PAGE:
Just as the massive BP oil slick makes its deadly way to wreak man-made havoc with the flora and fauna of the U.S. Gulf Coast, the timing of Gail Bowen’s cautionary tale of vanishing species couldn’t have been better planned.
Timing, too, was the hallmark of director Pablo Felices-Luna’s production, which sailed into the Sullivan Mahoney Theatre for a pair of performances on May Day. (That coincidental metaphor seemed entirely apt.)
From being individually greeted at the door by heart-of-gold, career-choice-challenged Sweet Solomon Bunch (Kevin Hobbs, forever changing the tenor and tone of "Harvard"—a law school for reformed crooks!) to the zany antics of Hyacinth Macaw (Monica Dufault gobbled up the invigorating part and spat out her exclamatives —“KOALA!”—in a manner that was likely smiled upon by Victor Borge from his piano-gag emporium in the sky), the show moved along at a pace that seldom flagged, largely capturing the attention of the young Buccaneers as they held on tight to their gleaming doubloons.
Macaw’s empty-glass magical “revealer” (the clearly unscientific instrument consistently brings into light what has always been staring everyone in the eye) is a wonderful summation of how anyone could become part of the planet’s solution. Sadly, the epidemic of willful blindness by those who should know better shows no sign of diminishing (see corporate “gusher” above).
For the uninitiated, Lonesome George (Solitario Jorge) is an actual type of Galápagos tortoise clinging to the endangered species list. Bowen’s rescue-play sees two very different boys enlisted in the quest to save a pair of creatures from becoming Tortoise McNuggets (perhaps the least successful of many funny lines—like the “GST”—cheap laughs, thankfully overshadowed by much richer yuks elsewhere in the script).
Colin Doyle plays Jess, a horn-rimmed nerd whose best friend and constant companion is Charlie—a joined-at-the-shoulder squirrel whose unintelligible “language” is amazingly in sync (Lyon Smith, sound design) and easily understood. Doyle gives a wonderful performance. From the forward thrust of his upper jaw (at one with Harold from Red Green fame) to an engaging sense of honest, naïveté in his delivery, Jess comes to endearing life.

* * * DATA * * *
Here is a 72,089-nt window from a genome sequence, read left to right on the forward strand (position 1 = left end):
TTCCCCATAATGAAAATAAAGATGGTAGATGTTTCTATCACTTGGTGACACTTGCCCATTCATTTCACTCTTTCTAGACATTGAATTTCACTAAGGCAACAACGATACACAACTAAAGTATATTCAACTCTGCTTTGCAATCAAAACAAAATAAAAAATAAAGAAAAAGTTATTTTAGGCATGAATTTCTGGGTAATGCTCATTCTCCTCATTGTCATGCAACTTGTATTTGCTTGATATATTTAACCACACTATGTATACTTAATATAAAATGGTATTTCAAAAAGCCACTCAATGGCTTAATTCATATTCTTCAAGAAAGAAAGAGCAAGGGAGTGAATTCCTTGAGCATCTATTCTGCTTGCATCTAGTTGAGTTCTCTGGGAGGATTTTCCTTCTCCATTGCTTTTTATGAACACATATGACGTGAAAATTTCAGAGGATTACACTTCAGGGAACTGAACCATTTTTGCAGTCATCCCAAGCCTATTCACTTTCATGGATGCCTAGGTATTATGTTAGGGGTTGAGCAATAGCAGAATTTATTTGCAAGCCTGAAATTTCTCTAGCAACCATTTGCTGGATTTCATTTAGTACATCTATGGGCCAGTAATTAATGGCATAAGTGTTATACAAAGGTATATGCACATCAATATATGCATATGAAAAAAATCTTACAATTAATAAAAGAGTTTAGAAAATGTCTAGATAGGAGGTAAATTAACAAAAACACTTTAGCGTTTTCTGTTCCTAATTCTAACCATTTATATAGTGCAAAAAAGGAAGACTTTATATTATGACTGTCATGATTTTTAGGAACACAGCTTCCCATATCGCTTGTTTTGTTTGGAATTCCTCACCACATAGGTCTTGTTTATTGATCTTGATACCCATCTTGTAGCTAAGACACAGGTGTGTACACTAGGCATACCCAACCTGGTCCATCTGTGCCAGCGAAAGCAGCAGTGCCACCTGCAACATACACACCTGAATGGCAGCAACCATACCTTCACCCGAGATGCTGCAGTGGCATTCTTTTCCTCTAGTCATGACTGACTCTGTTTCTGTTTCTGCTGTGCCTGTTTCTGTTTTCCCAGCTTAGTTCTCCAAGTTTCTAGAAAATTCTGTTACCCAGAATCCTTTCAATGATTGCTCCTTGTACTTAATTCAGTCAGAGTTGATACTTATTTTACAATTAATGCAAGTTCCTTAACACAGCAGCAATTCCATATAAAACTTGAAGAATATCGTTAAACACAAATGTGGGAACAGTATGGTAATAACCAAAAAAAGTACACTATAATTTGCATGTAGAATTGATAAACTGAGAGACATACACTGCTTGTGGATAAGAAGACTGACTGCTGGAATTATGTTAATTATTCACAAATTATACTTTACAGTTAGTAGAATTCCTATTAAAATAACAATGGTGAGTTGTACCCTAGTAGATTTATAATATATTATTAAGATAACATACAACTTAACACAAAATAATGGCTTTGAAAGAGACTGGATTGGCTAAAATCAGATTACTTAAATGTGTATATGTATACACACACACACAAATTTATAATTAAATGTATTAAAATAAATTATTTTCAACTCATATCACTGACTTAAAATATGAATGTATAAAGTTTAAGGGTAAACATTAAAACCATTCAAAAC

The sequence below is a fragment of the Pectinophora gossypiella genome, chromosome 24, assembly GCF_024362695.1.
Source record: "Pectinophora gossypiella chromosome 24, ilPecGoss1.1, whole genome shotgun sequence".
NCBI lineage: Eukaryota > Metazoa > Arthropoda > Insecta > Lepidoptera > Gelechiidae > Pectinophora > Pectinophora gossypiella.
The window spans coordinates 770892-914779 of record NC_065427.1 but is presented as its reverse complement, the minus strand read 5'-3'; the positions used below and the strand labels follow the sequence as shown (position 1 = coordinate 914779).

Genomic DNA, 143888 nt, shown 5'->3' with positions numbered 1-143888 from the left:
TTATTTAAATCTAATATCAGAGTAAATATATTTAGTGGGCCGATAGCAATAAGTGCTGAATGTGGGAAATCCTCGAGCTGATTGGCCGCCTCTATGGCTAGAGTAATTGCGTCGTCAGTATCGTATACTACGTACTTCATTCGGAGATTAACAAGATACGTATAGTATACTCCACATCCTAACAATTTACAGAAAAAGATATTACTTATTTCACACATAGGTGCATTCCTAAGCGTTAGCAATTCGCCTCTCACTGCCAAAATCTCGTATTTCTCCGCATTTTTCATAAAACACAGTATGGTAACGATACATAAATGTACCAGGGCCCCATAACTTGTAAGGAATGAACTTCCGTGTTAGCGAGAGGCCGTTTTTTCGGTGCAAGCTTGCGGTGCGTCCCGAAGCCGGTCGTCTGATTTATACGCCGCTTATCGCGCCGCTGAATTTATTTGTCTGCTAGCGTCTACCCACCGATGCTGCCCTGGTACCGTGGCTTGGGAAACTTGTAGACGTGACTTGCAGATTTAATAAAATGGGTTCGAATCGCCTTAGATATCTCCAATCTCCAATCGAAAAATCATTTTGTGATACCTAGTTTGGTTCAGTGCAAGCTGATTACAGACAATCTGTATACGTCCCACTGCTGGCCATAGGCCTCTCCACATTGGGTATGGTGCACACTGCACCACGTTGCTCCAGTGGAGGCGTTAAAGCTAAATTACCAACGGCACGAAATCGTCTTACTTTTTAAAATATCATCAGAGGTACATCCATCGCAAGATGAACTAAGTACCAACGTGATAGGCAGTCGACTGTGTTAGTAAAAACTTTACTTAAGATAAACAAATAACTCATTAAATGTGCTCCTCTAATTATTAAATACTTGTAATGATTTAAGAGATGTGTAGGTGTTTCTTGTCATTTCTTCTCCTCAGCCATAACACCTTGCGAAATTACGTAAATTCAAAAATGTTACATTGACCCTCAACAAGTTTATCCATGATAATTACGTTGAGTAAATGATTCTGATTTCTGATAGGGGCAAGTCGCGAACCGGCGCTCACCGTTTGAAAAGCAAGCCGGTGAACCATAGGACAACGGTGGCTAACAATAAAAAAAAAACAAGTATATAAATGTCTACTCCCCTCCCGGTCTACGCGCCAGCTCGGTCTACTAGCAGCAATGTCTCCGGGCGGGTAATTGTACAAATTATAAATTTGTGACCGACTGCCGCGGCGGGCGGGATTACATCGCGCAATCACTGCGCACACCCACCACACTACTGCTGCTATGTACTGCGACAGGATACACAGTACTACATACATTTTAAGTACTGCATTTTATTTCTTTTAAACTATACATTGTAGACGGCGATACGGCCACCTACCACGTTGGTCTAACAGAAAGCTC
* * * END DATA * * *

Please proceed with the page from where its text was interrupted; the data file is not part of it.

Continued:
H.D., the coolest guy in the world, deftly boards hacky sacks with skill and goes about his metamorphosis from Me-I to You-Us thanks to the considerable acting chops and physical dexterity of Jeff Giles. Without these actors’ deceptively easy interaction and nuanced voices, this key transformation would have been more understood than felt. (During the post-performance Q&A, the notion of helping a friend was a significant learning experience to a very young audience member, who, with a spontaneous hug, demonstrated without doubt how to “walk your talk.”)
Doing double duty, Dufault sported a squirrel of her own and terrorized all comers (with or without shells) as Mad Esmerelda Brilliant—Queen of the Pirates. Only in the big fight scene did the writing slightly sputter. Switching without a single objection from swordplay to hacky sack kick off seemed just too neat to convince. Still, Dufault showed slashes of brilliance and unrepentant treachery at every turn (not dissimilar to the curious choice of Sweet Sol’s passionate desire to become a lawyer even as many of their number recently brought the world to its financial needs, echoing the “slick oil” that promises to do the same).
Let’s hope this play has hundreds of performances in schools everywhere, while there are still so many varieties of Lonesome Georges to be saved. Since we didn’t get the message, it will fall to our children to pick up the slack. Plays like Bowen’s—a marvellous starting point for a much wider discussion—are more necessary than ever. JWR